15. What if you include the remortgaged ones? MEW etc? TBH it's not the effect on the borrowers that's concerning. Worst-case for them is they go bankrupt -- sad for them and their families, but it happens. It's the wider effect of all that debt defaulting, and the inflationary/deflationary consequences.
  16. I doubt it's that simple, it's not as if public funding/direction hasn't been directed at British entrepreneurship in the past.
  17. +1. Effectively the banks have said, "it's too risky getting involved with the people trying to maintain the hull and the engines, we'd rather lend to those who are re-decorating the cabins." And if a far-sighted, nationally-interested bank had built a solid, unspectacular business around engine/hull financing, it would have been forced (by means of the FSCS) to bail out the cabin-financiers when their bubble burst. Under those circumstances it's better to belly up to the punchbowl with the rest of the crowd. Edit: much of the "business" lending that did occor was indirectly to the real-estate market, for example where the business was reliant on MEW, unsustainable public sector contracts, or other funding that derived from HPI. So I'd suggest that real lending to innovators & wealth-creators was much less than 3% of the total.
  18. I was a saver at the time and remember marvelling over the rates on offer. TBH my recollection is that I got pretty good rates (10%+) for a decent amount of time, I can't recall exactly how long though. Being young and thoughtless, it never occurred to me that there was probably some over-leveraged borrower on the other end of the deal. I think it's important to understand that the interest rates were there in defence of sterling's over-optimistic ERM band. The resulting lack of competitiveness cost jobs, which is where much of the mortgage distress came from; as far as I'm aware there was no political imperative to keep the repo numbers down, as happened under the New Labour Spinmeisters. I recall I used to meet UK builders in Dutch bars from time to time, they were making their way to German building projects, Auf Wiedersehen Pet style. Looking back, I don't think I grasped how troubled/desperate some of these migrant workers must have been (no internet back then )
  19. Since savings = debt, and since there's way more debt than can be repaid ... yes, the above statement is correct. The first in line for the losses should have been those who chose to take the higher risk/reward profile of buying the bonds of banks like NR. The previous government decided otherwise.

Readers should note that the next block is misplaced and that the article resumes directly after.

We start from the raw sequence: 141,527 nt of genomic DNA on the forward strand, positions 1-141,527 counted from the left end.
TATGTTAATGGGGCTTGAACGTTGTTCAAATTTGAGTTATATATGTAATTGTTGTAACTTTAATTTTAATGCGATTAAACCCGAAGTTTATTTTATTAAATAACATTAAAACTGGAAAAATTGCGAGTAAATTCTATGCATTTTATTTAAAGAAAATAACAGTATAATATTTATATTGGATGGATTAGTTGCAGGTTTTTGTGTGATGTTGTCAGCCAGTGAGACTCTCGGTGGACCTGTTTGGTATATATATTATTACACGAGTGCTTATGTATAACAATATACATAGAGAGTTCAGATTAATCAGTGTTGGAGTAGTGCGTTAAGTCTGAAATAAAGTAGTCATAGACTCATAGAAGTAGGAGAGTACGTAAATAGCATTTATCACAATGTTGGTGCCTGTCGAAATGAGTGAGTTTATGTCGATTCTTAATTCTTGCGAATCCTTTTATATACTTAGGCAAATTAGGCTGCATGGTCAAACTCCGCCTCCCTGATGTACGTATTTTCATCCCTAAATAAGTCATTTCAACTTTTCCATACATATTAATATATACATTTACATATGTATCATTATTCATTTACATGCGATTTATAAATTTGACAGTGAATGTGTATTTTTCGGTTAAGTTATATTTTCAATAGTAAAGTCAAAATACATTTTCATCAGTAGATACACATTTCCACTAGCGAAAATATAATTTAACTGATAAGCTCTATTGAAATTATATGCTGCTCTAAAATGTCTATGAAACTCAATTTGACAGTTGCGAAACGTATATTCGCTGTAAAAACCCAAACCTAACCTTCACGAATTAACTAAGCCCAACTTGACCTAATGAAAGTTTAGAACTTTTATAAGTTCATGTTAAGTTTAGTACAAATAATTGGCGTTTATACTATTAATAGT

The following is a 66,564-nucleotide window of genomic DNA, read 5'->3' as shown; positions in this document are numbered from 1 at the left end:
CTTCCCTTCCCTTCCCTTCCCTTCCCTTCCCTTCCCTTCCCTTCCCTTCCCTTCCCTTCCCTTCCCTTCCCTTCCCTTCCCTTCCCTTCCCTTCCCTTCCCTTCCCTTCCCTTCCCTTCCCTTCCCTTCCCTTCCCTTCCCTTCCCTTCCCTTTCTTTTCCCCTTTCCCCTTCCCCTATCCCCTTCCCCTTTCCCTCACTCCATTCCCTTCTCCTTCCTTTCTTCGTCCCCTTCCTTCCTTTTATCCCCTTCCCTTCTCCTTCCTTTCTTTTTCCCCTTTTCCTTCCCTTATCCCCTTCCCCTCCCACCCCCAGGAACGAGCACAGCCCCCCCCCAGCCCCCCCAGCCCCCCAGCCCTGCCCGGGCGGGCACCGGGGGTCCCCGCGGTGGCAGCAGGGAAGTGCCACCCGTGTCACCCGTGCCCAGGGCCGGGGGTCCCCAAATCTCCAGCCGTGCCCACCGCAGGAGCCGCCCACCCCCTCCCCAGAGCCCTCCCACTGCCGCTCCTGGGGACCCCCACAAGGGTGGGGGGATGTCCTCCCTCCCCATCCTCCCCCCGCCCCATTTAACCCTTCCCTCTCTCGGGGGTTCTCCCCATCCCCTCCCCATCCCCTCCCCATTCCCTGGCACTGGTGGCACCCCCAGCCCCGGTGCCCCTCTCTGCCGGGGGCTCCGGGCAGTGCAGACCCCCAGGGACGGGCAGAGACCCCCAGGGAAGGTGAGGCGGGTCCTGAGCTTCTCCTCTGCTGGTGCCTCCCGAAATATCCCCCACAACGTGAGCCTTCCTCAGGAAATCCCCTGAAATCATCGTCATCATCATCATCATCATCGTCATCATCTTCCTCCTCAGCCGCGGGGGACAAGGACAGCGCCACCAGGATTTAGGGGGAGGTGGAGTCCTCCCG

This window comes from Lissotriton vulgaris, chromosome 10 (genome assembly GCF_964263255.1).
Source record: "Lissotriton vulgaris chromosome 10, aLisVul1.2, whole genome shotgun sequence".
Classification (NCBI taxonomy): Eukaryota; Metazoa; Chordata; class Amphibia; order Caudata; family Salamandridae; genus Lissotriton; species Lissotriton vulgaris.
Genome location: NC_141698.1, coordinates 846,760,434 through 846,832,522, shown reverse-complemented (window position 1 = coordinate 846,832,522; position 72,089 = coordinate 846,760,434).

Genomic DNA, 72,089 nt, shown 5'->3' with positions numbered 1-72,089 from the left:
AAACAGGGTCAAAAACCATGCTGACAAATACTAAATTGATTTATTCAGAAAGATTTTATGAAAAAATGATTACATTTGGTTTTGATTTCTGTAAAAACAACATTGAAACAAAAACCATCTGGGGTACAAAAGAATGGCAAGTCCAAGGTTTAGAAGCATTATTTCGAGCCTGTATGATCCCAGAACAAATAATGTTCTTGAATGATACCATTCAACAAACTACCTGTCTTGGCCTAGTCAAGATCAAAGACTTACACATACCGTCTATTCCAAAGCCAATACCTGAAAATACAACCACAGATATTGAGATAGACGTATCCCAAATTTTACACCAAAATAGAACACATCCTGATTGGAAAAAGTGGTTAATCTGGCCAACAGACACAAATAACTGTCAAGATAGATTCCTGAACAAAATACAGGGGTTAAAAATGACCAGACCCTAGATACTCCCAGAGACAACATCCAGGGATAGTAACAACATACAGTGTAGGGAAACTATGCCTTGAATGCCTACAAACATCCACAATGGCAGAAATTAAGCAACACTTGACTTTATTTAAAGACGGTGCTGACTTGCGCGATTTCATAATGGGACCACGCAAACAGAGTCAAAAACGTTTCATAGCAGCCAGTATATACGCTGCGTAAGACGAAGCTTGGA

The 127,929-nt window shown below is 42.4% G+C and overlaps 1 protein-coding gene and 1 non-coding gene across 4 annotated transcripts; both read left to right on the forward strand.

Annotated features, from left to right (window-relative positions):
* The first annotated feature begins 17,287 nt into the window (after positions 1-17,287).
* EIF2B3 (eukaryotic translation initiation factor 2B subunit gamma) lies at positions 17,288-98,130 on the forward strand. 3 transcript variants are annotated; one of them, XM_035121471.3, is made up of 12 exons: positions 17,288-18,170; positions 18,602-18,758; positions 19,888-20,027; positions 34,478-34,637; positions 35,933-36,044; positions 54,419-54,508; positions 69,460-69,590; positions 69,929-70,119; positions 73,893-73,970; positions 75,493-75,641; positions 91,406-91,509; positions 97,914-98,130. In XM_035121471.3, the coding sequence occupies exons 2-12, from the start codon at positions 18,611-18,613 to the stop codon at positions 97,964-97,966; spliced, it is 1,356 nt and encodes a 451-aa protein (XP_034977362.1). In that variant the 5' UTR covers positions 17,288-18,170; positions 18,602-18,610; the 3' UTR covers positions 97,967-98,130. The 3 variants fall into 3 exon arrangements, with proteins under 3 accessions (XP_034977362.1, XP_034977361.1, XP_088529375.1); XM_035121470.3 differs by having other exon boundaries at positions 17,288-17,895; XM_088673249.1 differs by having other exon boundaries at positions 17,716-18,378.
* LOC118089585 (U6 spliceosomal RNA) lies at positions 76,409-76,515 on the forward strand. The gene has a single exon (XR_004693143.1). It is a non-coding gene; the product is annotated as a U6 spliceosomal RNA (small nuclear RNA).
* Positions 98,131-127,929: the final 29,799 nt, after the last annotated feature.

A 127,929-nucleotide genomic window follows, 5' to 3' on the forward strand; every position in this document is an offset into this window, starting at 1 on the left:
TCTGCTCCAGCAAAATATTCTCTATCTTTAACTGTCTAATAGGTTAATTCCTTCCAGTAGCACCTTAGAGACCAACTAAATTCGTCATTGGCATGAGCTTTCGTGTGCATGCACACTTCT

20. Sadly it's not in their remit ... we are caught in a tragedy of the commons. The logical thing to do is to assume it's going to happen no matter what you do personally, while using the available carbon-wealth to prepare/mitigate. 'Cos if you don't use it, someone else will. Either that, or push for a world government, I guess.
  21. It's called "pottering" and (kids aside) is the main point of having a house edit to add: When someone makes the last mortgage payment, I imagine that feels like a significant change -- victory at the end of a long grinding struggle. If someone exchanges a wad of saved money for a house, then they were already financially secure so that's not a big change; they've just become less liquid and (hopefully) more secure/happier in their shelter. I actually felt a little less financially secure when I did this in '94, because the financial buffer I'd had before was largely gone.
  22. By and large they're not, apparently.
  23. Far more cogently put than I managed above
  24. Absoultely. But returning to the point you made -- that "both sides are too foolish to understand their own self interest" -- the UK doesn't lose anything by wealthy people departing and falling back on their non-UK wealth (okay, it loses skills/spending-power/tax but in terms of its own productive resources ... they're all still here). The UK's self-interest is not to have people leaving while still making claims on its productive capacity, and that's entirely under the UK's own control.